One Last Story from Huntsville
During our last day in Huntsville, Alabama (Sunday, April 9) we had a brief membership meeting of the Global Network to review some organizational issues such as an evaluation of the conference, a new board appointment and where we would hold our annual space conference in 2018. We met just outside the hotel around a fire pit and when we were going around doing introductions a man introduced himself as a US Air Force officer who was staying at the hotel and wanted to see what our group of "interesting people" was talking about. (Many in our circle were wearing Veterans For Peace shirts/hats.) So he sat and listened to some of our meeting.
After the meeting was over John Schuchardt from Ipswich, Massachusetts went up to the officer to talk with him. John himself had been a Marine Corp Reserve Officer during the Vietnam War and quit the military because of his opposition to the war. I asked John to share his conversation with the officer on April 9 and here is what he wrote.
My conversation with the Air Force Reserve Officer who listened in on part of our meeting:
He said that he was an Administrative Liaison for B-1, B-2, and B-52's bombers in the Reserves. His job was to manage "assets" and coordinate, advise, and plan the deployment of Reserve assets with regular Air Force command structures. His position was increasingly being called upon because there is a growing emphasis from reserve status to operational status. (This would mirror or parallel the increasing use of Reserve units to shift from the normal Reserve assignments to overseas war-fighting.)
I did not ask all the questions I would want to, trying to keep things social and friendly. I didn't find out his rank, his Reserve unit, or exactly why he was in Huntsville. He suggested he was taking part in meetings to work on over-all issues of force integration and changes being brought about as his reserve assets became more integrated with operational regular commands.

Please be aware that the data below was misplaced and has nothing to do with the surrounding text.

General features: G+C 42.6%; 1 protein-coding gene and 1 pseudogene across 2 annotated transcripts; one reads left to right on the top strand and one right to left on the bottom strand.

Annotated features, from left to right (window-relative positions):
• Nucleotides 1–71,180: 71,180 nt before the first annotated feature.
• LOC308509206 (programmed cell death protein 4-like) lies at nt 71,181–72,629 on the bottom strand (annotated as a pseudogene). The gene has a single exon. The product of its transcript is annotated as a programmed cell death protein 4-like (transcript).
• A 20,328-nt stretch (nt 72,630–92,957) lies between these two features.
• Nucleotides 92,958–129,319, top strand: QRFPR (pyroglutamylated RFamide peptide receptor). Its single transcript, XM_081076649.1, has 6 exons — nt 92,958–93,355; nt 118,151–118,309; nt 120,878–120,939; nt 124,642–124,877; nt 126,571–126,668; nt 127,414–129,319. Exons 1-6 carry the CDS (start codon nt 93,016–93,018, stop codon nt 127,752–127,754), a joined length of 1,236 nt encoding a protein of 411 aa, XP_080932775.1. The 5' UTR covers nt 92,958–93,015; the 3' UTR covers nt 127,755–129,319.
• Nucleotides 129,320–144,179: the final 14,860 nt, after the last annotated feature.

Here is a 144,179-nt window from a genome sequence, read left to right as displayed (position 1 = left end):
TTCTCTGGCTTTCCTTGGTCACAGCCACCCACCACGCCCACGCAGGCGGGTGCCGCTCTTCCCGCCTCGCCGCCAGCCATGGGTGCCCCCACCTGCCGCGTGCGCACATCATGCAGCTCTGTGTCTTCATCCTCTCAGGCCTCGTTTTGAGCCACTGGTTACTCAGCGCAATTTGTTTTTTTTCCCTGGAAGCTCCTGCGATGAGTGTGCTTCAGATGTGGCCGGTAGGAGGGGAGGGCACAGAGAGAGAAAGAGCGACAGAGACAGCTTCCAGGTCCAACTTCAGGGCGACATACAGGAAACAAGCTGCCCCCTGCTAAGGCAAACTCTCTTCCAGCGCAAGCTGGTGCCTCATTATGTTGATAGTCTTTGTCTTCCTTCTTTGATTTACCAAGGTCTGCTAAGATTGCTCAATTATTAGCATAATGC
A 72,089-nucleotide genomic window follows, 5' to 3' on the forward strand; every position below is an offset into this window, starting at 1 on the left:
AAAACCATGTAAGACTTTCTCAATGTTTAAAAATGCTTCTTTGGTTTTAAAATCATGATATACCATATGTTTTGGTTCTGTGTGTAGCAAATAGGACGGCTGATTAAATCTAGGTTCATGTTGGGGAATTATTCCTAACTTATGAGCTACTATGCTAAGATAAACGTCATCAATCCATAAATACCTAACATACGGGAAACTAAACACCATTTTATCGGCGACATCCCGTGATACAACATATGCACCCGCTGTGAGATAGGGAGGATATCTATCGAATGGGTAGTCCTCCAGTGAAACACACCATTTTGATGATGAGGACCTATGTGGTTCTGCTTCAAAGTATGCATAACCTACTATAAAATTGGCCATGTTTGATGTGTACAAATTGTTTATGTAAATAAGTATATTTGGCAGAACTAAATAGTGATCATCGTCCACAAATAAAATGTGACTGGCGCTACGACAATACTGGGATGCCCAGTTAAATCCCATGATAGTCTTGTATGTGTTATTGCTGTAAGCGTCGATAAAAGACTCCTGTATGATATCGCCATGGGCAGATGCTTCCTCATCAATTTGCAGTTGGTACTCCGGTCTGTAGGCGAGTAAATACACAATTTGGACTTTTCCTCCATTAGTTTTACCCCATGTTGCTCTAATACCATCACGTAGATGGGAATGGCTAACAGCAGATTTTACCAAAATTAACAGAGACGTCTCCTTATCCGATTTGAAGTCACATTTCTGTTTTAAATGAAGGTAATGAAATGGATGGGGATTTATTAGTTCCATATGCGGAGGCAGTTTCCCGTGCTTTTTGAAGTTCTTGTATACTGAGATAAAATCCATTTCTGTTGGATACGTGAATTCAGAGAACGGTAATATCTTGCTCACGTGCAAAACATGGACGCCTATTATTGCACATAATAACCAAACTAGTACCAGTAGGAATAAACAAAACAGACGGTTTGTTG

I did say, "59 US cruise missiles attacked a base in Syria with Russian personnel (and probably planes) yesterday. What is going to happen tomorrow?" His reply, "Nobody knows."
My parting handshake was, "Please don't blow up our beautiful world." He smiled and agreed that he hoped not.
I think it was interesting that the officer wanted to stick his head into our circle and we were glad he did. It was good that John spoke with him afterward to make the human connection. And their parting words were important as well as they reaffirmed for me that not everyone inside the military is anxious to blow up our planet.
Reflecting on this chance encounter I thought about all the US military personnel stationed around the world and, just from my own experiences in the Air Force during the Vietnam War, I am certain that many heartfelt discussions are currently happening on US bases between those who are eager for war and those who are not.
We know from past history that signals from military personnel who are doubting US aggressive moves, risking WW III, can in fact help slow down the grinding wheels of the Pentagon's war machine. I don't know if the officer who sat in our meeting is one such doubter or not - but the fact that he was drawn to our peaceful spirit speaks for itself.
We can only hope that the legions of US military personnel who do in fact doubt the current mission will speak up often and loudly and help bring some sanity to the out-of-control US imperial war machine. Everyone has a role in protecting our Mother Earth from a devastating global nuclear war.